Social Security in the red

Society Security is running almost $50 billion in the red each year, deficits that are being covered by reserves in the General Fund, reports the Kipsap Peninsula Business Journal.

But because the number of people getting benefits is outpacing the number of people footing the bill, the program will be insolvent in 20 years.

When Social Security started in 1935, the employer and worker each paid a one percent tax on the first $3,000 of earnings. Today, the tax is 10.4 percent on the first $110,000 in earnings–and it’s still going broke.

Social Security worked back in the ’30s because the average life expectancy was 58 and benefits didn’t start until age 65. In other words, Social Security worked because not many people lived long enough to collect benefits.

Today, people are living longer and retiring earlier.

In 1935, when Social Security began, there were roughly 16 workers for every beneficiary. Today there are just 3.3 workers per beneficiary, and officials project that in 18 years, there will be just two workers paying for each person collecting Social Security benefits.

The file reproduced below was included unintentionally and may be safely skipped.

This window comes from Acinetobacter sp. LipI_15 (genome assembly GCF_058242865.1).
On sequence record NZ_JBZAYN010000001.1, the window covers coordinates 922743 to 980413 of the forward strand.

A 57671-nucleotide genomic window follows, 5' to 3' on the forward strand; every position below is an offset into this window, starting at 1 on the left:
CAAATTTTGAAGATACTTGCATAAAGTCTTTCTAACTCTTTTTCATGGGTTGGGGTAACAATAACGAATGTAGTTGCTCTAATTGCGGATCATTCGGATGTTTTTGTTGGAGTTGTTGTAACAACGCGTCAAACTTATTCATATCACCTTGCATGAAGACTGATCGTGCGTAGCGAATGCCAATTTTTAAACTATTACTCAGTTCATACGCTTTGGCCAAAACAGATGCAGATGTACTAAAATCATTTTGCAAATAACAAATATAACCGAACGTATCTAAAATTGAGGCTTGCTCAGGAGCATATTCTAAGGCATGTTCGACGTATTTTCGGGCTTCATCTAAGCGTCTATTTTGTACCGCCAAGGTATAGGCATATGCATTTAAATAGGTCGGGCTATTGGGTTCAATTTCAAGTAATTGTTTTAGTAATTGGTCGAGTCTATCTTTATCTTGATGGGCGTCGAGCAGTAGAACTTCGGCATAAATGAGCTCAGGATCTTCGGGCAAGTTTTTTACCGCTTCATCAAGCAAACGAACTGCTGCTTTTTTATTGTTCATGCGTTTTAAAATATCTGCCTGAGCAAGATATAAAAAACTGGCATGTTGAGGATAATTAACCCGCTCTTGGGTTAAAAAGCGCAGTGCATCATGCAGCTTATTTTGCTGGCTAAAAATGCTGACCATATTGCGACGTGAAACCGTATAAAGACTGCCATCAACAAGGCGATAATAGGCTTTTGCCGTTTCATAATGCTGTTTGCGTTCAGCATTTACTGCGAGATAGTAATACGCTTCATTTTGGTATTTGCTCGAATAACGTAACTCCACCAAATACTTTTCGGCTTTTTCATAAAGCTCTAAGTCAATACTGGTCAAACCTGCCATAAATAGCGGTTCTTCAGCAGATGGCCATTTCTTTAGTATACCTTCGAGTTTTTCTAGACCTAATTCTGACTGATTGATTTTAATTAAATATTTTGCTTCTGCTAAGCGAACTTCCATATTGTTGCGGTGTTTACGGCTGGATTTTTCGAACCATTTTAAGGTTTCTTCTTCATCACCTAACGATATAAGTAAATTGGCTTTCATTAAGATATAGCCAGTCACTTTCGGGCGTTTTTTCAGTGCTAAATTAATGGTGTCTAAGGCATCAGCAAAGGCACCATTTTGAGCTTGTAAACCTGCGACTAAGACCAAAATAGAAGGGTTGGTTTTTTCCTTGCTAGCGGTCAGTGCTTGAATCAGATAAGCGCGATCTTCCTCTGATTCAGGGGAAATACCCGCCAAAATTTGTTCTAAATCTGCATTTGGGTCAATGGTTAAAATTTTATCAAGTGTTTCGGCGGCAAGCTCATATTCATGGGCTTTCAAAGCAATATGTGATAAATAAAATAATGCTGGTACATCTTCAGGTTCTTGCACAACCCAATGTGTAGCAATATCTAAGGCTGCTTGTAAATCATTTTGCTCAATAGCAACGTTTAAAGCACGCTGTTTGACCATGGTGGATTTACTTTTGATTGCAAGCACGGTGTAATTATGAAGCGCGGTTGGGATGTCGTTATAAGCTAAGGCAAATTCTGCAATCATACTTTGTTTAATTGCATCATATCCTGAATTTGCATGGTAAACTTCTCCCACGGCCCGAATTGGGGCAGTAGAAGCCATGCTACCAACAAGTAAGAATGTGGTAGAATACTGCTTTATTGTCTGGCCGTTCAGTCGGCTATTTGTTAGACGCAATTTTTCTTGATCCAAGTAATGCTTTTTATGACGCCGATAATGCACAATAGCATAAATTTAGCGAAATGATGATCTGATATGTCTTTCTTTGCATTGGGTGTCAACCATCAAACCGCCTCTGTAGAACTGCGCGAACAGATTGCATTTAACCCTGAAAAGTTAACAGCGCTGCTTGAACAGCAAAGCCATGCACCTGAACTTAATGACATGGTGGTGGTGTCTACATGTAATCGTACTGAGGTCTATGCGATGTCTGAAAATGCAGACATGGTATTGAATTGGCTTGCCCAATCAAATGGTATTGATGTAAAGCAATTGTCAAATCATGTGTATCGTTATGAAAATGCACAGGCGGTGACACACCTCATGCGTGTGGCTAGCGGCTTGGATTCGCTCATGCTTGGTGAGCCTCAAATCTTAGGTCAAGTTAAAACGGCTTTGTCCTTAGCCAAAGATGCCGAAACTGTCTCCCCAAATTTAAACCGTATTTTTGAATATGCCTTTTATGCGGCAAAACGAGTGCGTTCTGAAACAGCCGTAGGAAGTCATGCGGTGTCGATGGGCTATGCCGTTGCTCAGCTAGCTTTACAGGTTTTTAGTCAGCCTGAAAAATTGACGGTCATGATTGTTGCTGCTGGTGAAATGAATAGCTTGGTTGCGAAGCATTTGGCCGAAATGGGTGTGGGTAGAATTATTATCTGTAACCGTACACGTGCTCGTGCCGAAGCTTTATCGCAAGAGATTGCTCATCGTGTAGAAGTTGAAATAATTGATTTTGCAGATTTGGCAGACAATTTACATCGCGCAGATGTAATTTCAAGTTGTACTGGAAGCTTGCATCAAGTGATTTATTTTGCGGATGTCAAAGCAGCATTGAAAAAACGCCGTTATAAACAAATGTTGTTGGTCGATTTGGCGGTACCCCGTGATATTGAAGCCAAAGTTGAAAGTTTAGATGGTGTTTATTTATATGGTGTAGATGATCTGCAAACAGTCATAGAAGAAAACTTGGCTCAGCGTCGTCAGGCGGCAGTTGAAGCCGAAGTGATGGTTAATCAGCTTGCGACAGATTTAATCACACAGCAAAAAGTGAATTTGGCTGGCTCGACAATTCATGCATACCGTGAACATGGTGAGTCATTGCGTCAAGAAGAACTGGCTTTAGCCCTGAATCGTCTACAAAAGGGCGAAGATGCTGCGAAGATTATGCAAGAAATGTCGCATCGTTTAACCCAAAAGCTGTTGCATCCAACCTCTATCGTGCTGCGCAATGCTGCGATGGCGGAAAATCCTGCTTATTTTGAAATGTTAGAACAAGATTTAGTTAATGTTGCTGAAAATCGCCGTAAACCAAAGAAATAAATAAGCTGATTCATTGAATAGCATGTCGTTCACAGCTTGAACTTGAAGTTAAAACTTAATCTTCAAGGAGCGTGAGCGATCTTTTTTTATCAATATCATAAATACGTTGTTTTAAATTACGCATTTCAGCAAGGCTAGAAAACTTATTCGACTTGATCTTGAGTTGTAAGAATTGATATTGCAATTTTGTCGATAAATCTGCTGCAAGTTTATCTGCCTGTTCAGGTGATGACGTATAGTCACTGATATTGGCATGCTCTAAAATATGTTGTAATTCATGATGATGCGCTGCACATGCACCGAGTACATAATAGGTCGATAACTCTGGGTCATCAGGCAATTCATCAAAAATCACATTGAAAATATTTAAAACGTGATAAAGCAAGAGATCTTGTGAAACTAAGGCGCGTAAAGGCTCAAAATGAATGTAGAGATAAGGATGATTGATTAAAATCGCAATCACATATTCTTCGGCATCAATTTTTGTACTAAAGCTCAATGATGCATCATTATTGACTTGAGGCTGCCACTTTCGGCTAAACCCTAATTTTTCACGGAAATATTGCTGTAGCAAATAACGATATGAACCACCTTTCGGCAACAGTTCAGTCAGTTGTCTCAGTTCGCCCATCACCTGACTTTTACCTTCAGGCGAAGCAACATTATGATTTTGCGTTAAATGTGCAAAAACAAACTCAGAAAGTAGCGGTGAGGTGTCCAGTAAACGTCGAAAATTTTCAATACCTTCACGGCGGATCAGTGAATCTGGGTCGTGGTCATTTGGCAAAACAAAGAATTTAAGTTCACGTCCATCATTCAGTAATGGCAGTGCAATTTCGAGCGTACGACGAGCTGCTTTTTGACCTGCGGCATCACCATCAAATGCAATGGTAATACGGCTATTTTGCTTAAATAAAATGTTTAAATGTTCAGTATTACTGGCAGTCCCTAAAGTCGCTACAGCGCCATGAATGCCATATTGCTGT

We’re going to have to look at changing the benefits. But historically, such suggestions have hit a brick wall.

A lot has changed with Social Security in the 77 years since its inception. The math worked back then–it doesn’t work now.

Read more.

If you or someone you know needs help with Social Security Disability benefits, contact the Social Security Disability lawyers at Fleschner, Stark, Tanoos & Newlin.

Reach out to a Terre Haute Personal Injury Attorney Today

The financial burden that often comes with a serious injury can be too much for many people to bear. Unexpected medical debt, damaged personal property, and the sudden loss of income can impact the budgets of most families. The good news is that a successful injury claim could help reduce that financial strain after a serious accident. Get in touch with a Terre Haute personal injury lawyer with Fleschner, Stark, Tanoos & Newlin to learn more.

    *You agree to our Terms and Privacy Policy, and you are providing consent to receive communications including calls, emails, and texts.